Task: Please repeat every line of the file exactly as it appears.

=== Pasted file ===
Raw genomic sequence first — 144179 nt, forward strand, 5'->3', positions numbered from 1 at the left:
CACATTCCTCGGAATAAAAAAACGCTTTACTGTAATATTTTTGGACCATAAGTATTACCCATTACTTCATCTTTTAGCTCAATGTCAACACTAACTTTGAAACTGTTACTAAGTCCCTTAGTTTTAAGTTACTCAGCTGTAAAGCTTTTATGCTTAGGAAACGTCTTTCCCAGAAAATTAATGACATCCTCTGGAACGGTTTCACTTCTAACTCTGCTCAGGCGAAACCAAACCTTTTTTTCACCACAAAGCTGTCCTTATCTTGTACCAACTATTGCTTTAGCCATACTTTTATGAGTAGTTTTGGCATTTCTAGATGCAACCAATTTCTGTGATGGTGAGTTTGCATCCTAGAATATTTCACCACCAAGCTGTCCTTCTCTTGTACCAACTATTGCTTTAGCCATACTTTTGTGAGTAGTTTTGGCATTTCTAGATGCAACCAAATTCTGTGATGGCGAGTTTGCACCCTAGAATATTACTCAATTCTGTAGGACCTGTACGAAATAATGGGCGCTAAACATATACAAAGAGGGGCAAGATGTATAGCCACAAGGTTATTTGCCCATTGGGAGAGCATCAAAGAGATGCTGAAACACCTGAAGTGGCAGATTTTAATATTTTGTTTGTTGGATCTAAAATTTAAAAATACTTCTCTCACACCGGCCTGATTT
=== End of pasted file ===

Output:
Raw genomic sequence first — 144179 nt, forward strand, 5'->3', positions numbered from 1 at the left:
CACATTCCTCGGAATAAAAAAACGCTTTACTGTAATATTTTTGGACCATAAGTATTACCCATTACTTCATCTTTTAGCTCAATGTCAACACTAACTTTGAAACTGTTACTAAGTCCCTTAGTTTTAAGTTACTCAGCTGTAAAGCTTTTATGCTTAGGAAACGTCTTTCCCAGAAAATTAATGACATCCTCTGGAACGGTTTCACTTCTAACTCTGCTCAGGCGAAACCAAACCTTTTTTTCACCACAAAGCTGTCCTTATCTTGTACCAACTATTGCTTTAGCCATACTTTTATGAGTAGTTTTGGCATTTCTAGATGCAACCAATTTCTGTGATGGTGAGTTTGCATCCTAGAATATTTCACCACCAAGCTGTCCTTCTCTTGTACCAACTATTGCTTTAGCCATACTTTTGTGAGTAGTTTTGGCATTTCTAGATGCAACCAAATTCTGTGATGGCGAGTTTGCACCCTAGAATATTACTCAATTCTGTAGGACCTGTACGAAATAATGGGCGCTAAACATATACAAAGAGGGGCAAGATGTATAGCCACAAGGTTATTTGCCCATTGGGAGAGCATCAAAGAGATGCTGAAACACCTGAAGTGGCAGATTTTAATATTTTGTTTGTTGGATCTAAAATTTAAAAATACTTCTCTCACACCGGCCTGATTT